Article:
COUNCIL leaders in Dorset have called for jail time for the 'worst offenders' of fly-tipping - as it emerged it cost taxpayers more than £60,000 to clean up in less than a year.

The call comes as it is revealed there were 1,501 incidents of fly-tipping reported to Dorset Council between April 2020 and January 2021 - costing £60,840 to clear up.

During that period, 252 investigations into incidents of fly-tipping were carried out which resulted in just 10 fixed penalty notices being handed out, with 47 fines for other environmental crimes.

The number of fly-tipping incidents is less than last year. According to data from the Department for Environment, Food and Rural Affairs (Defra), 1,870 fly-tipping incidents were reported to Dorset Council in 2019-20.

Council leaders have called for an increase in the punishment for the worst offenders of fly-tipping, which currently stands at an unlimited fine and up to five years in prison, as well as more freedom for the council to install video cameras to 'catch fly-tippers and litterers in the act'.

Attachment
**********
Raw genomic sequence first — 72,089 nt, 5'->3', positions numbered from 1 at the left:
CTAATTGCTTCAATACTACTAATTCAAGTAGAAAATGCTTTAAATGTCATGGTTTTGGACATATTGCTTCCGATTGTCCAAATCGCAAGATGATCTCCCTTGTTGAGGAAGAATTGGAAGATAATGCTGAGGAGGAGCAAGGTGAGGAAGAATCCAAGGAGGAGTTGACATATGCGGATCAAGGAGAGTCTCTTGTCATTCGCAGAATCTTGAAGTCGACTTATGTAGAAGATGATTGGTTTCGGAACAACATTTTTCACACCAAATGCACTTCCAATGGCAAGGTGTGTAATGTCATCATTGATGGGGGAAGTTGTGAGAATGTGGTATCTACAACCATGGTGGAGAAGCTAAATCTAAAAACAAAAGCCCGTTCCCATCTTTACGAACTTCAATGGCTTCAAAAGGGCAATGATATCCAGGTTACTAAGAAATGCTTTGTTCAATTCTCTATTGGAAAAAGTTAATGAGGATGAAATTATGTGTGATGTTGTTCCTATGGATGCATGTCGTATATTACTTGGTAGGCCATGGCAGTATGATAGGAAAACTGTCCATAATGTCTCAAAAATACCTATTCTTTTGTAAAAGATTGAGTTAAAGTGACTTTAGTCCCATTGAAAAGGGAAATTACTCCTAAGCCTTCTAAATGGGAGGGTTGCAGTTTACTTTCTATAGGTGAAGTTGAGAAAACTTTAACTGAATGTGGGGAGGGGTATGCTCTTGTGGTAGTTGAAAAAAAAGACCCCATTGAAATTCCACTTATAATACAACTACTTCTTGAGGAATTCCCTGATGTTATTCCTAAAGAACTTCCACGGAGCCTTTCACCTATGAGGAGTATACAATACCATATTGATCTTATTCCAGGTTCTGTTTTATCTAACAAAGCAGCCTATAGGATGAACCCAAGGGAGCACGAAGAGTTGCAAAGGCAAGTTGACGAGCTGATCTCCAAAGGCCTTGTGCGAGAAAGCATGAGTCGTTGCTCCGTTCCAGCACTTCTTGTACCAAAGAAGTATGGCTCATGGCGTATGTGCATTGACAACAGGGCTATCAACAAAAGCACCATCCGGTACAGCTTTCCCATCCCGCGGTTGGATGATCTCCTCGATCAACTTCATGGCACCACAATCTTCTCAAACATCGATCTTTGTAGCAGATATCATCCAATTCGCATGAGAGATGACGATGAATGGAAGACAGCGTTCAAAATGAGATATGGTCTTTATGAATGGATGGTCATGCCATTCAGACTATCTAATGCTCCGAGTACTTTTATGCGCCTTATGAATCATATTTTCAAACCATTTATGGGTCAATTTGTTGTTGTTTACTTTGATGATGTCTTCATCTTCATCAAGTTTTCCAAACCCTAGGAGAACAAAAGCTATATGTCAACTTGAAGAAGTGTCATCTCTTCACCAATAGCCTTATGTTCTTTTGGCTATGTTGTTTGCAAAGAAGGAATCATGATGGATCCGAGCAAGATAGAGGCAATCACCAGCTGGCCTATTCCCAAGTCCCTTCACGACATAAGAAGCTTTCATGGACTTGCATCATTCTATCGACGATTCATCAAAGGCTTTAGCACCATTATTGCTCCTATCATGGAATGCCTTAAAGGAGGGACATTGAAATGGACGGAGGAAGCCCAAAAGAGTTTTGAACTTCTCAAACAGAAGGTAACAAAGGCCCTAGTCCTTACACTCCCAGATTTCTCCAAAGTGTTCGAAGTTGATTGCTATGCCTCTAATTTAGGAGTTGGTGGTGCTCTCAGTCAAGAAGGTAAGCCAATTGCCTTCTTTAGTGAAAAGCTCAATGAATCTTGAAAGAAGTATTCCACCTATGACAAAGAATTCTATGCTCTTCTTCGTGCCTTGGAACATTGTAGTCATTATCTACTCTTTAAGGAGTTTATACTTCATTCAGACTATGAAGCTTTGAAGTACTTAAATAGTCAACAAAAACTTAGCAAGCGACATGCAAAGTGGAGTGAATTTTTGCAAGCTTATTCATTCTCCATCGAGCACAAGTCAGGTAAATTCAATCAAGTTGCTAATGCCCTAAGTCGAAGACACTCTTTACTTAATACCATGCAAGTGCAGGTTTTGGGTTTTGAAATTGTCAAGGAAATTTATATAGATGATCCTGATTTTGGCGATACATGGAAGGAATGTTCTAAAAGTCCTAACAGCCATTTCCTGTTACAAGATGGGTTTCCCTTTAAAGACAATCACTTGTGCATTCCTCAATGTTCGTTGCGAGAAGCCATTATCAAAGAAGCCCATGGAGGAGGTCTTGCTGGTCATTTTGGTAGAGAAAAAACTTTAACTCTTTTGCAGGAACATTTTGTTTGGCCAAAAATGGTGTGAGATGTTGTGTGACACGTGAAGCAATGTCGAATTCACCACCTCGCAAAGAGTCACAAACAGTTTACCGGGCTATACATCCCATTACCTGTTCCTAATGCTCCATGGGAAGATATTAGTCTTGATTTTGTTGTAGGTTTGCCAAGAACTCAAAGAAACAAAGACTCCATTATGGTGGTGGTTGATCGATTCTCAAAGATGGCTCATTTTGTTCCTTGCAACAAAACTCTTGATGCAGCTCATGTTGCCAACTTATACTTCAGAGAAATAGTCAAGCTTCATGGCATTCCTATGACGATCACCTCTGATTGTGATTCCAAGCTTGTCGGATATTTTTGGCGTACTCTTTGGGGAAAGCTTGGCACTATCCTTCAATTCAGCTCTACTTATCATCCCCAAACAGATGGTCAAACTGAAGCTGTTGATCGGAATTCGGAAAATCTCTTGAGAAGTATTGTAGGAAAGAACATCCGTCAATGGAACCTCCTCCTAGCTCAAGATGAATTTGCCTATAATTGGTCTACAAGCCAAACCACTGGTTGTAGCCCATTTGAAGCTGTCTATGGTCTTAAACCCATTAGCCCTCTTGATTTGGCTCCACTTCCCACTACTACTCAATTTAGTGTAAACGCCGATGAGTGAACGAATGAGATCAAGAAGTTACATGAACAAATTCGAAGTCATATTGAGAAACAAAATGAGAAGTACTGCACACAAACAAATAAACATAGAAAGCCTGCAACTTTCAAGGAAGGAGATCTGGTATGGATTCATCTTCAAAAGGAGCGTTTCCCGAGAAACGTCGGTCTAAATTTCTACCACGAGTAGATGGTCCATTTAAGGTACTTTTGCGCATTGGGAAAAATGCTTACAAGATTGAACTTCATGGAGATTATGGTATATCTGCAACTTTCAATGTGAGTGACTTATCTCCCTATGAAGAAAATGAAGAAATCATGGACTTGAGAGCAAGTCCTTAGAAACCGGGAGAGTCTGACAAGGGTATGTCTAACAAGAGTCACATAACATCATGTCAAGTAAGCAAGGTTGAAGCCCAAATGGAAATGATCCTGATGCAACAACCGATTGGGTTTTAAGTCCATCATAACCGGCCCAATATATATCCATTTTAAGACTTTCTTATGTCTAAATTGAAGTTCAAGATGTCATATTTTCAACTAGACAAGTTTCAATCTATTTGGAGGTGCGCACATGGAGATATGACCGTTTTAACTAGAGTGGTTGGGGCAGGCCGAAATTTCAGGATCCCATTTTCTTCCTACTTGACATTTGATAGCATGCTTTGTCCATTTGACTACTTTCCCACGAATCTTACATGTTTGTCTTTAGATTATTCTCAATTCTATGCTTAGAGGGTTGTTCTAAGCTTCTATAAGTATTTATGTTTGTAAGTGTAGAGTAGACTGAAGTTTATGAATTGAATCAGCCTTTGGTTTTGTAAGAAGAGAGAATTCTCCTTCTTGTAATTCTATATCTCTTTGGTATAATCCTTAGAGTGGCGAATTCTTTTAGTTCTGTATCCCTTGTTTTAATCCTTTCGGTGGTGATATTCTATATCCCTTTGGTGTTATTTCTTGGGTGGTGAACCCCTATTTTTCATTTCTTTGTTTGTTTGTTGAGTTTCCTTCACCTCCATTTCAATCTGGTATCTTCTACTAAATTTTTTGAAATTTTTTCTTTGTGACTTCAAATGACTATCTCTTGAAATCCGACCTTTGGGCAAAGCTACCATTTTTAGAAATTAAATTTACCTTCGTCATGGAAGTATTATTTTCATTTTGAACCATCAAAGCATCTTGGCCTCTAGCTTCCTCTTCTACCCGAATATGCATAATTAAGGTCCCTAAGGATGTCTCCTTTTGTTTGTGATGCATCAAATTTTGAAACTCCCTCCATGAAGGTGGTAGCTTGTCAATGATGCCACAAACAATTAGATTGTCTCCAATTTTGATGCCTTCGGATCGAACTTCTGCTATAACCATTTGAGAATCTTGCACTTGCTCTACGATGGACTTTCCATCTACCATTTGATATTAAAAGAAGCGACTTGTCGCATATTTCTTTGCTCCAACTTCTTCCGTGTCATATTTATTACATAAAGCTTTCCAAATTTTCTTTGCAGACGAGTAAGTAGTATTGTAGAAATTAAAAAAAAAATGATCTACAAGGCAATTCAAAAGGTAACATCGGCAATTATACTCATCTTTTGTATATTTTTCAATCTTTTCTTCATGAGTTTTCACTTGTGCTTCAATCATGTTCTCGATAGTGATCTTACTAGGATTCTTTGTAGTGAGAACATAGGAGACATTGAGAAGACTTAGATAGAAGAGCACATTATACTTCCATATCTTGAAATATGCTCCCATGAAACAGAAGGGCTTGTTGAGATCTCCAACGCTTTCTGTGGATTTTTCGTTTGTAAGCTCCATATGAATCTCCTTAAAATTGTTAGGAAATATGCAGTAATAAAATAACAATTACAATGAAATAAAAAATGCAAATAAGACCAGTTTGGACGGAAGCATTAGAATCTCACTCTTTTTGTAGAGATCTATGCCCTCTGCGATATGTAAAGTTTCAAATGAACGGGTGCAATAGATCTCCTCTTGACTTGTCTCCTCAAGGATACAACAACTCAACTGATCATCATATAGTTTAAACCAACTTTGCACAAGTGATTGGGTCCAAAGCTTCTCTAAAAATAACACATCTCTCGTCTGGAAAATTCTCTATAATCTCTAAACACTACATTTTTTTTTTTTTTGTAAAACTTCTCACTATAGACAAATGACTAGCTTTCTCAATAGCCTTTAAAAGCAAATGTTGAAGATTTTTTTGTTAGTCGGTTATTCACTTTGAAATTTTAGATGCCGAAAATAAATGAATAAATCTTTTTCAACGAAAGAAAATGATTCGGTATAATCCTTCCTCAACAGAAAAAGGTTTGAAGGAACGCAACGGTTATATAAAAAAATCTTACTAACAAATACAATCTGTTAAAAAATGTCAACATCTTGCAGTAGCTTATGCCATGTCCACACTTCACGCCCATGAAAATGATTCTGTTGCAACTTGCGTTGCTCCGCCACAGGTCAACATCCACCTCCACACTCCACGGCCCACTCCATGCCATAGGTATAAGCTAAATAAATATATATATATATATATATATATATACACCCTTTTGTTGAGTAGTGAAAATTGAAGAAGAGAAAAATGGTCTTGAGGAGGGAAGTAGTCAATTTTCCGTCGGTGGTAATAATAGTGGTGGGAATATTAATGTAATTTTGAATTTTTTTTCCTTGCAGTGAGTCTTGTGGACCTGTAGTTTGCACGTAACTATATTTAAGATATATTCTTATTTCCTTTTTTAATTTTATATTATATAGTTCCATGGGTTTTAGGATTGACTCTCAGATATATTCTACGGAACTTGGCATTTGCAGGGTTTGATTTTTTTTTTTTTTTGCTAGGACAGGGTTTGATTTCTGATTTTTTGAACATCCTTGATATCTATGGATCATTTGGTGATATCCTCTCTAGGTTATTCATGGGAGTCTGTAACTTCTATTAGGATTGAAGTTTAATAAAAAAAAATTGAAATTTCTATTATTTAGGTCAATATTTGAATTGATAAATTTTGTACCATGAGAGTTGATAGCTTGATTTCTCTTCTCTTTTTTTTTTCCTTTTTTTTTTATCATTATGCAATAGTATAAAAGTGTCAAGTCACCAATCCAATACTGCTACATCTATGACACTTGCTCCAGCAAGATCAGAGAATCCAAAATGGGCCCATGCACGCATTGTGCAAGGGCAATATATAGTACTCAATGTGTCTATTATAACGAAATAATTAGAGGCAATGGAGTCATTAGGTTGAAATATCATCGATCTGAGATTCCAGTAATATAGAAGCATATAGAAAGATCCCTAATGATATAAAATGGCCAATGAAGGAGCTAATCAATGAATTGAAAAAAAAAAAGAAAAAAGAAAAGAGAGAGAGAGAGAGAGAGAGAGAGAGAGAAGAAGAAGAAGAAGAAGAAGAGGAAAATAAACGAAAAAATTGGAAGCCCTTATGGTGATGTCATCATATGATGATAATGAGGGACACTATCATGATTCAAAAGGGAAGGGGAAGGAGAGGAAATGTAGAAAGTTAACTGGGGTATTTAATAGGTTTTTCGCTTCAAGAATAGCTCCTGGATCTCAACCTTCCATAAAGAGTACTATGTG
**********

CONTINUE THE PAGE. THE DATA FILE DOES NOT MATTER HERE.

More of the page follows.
Gemma Clinton, head of commercial waste and strategy at Dorset Council, said: "Fly-tipping can attract an unlimited fine and up to five years imprisonment if convicted in a Crown Court. This should be a sufficient deterrent for most, but the kind of lazy and selfish individual who feels fly-tipping is an acceptable means of disposing of their waste is unlikely to be dissuaded from this illegal behaviour regardless of the potential consequences.

"We all need to work together to bring fly-tipping and littering into the country’s social conscience once again. In the same way that smoking indoors in public or driving without a seat-belt were once the norm but are now rightly considered unacceptable, a combination of law changes and consistent public messaging on a national scale could really make a difference in changing behaviours.

"We would also welcome any change in legislation that made our Enforcement Team’s job easier, such as less legal bureaucracy involved in installing video cameras to catch fly-tippers and litterers in the act, or stricter rules on advertising 'man in a van' services on social media.

"We would also welcome courts imposing heavier fines for fly-tipping and potential prison time for the worst offenders."